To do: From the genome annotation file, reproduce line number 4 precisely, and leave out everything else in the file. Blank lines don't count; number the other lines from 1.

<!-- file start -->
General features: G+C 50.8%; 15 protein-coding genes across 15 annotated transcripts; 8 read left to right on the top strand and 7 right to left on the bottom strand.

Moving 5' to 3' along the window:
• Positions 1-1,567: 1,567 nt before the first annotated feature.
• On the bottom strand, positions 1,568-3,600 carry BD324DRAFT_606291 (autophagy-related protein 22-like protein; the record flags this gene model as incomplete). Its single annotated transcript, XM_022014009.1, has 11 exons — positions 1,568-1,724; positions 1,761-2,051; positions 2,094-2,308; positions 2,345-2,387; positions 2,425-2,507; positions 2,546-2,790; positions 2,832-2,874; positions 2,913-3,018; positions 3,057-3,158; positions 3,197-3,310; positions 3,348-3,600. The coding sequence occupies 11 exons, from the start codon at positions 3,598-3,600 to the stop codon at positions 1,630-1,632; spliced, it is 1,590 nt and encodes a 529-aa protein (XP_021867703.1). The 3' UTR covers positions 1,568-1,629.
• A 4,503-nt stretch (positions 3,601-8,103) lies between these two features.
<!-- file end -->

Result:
• On the bottom strand, positions 1,568-3,600 carry BD324DRAFT_606291 (autophagy-related protein 22-like protein; the record flags this gene model as incomplete). Its single annotated transcript, XM_022014009.1, has 11 exons — positions 1,568-1,724; positions 1,761-2,051; positions 2,094-2,308; positions 2,345-2,387; positions 2,425-2,507; positions 2,546-2,790; positions 2,832-2,874; positions 2,913-3,018; positions 3,057-3,158; positions 3,197-3,310; positions 3,348-3,600. The coding sequence occupies 11 exons, from the start codon at positions 3,598-3,600 to the stop codon at positions 1,630-1,632; spliced, it is 1,590 nt and encodes a 529-aa protein (XP_021867703.1). The 3' UTR covers positions 1,568-1,629.